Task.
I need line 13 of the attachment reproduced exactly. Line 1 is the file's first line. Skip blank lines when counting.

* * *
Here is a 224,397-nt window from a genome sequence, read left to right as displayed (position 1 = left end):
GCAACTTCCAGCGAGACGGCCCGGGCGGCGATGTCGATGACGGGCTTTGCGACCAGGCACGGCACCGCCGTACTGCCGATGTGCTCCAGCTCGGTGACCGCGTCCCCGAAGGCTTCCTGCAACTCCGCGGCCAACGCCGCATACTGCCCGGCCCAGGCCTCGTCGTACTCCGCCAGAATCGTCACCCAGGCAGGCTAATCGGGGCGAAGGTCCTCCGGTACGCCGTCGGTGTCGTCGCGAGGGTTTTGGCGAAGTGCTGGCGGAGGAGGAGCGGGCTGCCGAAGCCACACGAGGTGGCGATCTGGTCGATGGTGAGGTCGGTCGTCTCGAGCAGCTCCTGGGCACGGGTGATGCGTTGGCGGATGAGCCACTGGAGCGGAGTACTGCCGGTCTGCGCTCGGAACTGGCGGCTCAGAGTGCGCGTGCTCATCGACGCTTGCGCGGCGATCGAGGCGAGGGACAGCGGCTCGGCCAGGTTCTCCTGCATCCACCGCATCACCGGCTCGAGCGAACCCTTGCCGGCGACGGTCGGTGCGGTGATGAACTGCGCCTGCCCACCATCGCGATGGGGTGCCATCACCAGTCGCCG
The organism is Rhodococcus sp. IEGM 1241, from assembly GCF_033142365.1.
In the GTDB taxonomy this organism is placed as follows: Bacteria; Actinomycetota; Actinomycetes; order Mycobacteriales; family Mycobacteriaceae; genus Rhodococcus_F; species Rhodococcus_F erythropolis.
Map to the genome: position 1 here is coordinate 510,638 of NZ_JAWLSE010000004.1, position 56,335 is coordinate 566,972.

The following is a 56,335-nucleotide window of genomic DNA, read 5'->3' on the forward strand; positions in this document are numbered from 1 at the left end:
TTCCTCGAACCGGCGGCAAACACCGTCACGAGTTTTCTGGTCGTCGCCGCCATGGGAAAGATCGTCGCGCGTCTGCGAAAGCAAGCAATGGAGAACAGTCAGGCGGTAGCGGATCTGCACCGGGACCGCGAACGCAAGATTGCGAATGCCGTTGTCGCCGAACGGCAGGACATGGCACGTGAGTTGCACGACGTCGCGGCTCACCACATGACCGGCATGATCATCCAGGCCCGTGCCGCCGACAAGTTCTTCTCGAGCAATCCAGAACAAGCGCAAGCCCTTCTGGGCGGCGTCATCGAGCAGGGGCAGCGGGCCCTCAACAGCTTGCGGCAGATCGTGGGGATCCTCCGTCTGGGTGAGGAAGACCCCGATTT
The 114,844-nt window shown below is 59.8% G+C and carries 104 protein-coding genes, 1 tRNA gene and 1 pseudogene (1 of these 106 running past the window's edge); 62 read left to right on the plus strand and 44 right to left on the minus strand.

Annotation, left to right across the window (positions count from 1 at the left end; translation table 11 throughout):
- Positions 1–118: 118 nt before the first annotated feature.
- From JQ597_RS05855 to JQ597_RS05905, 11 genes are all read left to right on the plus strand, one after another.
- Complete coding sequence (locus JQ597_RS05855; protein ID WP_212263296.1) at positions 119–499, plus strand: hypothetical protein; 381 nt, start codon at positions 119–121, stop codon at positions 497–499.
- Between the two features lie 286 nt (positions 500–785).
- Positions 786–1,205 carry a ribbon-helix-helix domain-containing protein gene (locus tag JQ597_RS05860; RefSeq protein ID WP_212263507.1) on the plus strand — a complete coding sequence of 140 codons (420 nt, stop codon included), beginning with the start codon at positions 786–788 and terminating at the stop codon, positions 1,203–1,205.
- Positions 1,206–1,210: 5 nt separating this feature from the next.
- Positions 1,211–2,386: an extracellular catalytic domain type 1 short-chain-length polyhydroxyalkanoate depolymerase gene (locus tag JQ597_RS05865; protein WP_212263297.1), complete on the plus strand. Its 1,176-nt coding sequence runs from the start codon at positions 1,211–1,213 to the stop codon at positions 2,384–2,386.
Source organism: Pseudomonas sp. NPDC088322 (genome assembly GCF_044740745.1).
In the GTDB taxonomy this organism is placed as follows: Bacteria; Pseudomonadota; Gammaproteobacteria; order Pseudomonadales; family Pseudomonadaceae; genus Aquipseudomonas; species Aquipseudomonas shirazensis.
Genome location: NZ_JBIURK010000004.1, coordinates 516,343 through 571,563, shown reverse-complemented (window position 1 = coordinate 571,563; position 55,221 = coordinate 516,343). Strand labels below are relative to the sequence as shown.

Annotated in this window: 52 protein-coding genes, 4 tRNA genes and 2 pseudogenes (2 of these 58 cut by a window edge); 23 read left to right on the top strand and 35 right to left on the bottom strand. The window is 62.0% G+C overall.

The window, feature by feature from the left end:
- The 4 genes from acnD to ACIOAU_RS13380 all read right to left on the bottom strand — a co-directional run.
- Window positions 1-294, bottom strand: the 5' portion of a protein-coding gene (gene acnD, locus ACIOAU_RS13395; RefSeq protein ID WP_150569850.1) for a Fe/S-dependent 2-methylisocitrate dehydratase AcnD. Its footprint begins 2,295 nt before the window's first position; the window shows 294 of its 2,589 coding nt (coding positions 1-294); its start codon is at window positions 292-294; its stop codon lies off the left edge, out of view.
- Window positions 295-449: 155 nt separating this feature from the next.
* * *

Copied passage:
- Between the two features lie 286 nt (positions 500–785).